Fully-electric vehicle sales in the UK have gone down by a third since the start of the year, as motorists grow more concerned by high prices, limited battery range and poor roadside charging infrastructure.
In fact, The Times reports that fewer than 1,000 battery powered cars have been sold since January 1st, a massive 33.7% drop since the same time last year. With a £4,500 government grant set to end next month, sales could drop by even more.
“These figures suggest that consumers are still worried about the four Rs that we see holding back the pure-electric market: retail price, range limitation, recharging availability and uncertain residual value,” stated Steve Gooding, director of the RAC Foundation.
“Until more affordable models come to market with a longer range, and more is done to make recharging less of a headache, it is hard to see how the picture is really going to change.”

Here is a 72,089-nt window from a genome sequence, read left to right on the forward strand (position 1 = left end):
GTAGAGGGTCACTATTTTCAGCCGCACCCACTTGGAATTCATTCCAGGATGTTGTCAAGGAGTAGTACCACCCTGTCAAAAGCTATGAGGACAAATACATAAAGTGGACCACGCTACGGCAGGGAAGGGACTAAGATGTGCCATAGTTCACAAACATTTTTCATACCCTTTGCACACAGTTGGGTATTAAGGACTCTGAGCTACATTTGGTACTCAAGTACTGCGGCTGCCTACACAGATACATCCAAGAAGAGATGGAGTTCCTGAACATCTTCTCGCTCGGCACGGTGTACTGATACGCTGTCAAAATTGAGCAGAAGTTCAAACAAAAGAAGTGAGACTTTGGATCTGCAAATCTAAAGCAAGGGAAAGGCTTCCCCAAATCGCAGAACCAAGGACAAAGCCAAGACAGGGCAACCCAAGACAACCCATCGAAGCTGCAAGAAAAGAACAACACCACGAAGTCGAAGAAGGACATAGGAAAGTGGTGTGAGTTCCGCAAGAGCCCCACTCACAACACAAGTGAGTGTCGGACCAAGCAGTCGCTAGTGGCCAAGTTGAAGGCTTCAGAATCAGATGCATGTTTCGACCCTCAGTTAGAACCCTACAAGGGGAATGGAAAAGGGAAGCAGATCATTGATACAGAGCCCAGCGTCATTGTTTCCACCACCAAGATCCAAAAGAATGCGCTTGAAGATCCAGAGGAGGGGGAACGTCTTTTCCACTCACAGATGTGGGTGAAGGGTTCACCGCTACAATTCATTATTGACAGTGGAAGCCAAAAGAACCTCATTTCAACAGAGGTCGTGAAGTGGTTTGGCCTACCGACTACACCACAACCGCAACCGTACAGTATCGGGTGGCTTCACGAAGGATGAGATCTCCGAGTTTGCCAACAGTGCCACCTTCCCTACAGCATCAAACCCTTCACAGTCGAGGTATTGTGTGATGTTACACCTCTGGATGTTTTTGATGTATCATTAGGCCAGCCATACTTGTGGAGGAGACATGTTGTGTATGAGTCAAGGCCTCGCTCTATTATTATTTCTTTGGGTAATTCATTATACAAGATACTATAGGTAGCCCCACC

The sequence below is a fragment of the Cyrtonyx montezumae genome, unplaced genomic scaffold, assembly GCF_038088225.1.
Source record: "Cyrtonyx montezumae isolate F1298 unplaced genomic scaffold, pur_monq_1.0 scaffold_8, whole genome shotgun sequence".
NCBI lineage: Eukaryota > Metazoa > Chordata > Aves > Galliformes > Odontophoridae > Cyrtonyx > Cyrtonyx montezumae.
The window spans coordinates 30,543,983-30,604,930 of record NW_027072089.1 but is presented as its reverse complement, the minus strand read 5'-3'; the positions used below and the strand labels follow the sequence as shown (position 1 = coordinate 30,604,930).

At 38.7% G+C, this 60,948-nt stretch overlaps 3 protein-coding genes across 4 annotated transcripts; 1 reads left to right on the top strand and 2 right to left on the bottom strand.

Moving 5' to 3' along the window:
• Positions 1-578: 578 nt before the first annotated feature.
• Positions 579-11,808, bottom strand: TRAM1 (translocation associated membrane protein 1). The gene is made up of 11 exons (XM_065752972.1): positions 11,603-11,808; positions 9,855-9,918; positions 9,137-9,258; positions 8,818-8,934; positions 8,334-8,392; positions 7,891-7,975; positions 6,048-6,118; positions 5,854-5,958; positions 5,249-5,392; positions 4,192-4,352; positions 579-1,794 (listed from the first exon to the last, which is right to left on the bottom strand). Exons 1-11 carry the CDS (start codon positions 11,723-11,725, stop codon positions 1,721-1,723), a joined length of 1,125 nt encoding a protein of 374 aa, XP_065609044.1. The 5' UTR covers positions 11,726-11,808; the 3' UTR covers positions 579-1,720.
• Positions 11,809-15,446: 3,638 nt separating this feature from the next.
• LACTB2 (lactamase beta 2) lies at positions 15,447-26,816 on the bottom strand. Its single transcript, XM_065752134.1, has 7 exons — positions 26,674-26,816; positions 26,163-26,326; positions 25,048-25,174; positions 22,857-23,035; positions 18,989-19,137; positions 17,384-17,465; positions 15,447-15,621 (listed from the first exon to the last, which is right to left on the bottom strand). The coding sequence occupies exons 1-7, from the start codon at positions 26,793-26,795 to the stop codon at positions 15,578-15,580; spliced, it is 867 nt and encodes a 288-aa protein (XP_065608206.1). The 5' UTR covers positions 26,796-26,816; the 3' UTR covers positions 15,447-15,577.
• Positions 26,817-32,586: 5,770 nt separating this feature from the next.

The Department for Transport said that there have been over 130,000 claims for its plug-in car grant (£4,500 off EVs and £2,500 off PHEVs), with a spokesman stating that more than 11,500 public charging points had been installed, including 900 rapid chargers, making this the largest network in Europe.
Yet, according to the Society of Motor Manufacturers and Traders, more drivers have been opting for hybrids, powered by either a petrol or diesel engine. Overall, the number of all-electric sales is actually up, with 13,600 units being moved last year – 32.5% more than in 2016, though only 0.5% of total new car sales.
While clean hybrids are said to not be included in the British government’s ban on new diesel and petrol cars by the year 2040, if the plan is to move towards a zero-emission future, in the end only fully-electric and hydrogen models will endure.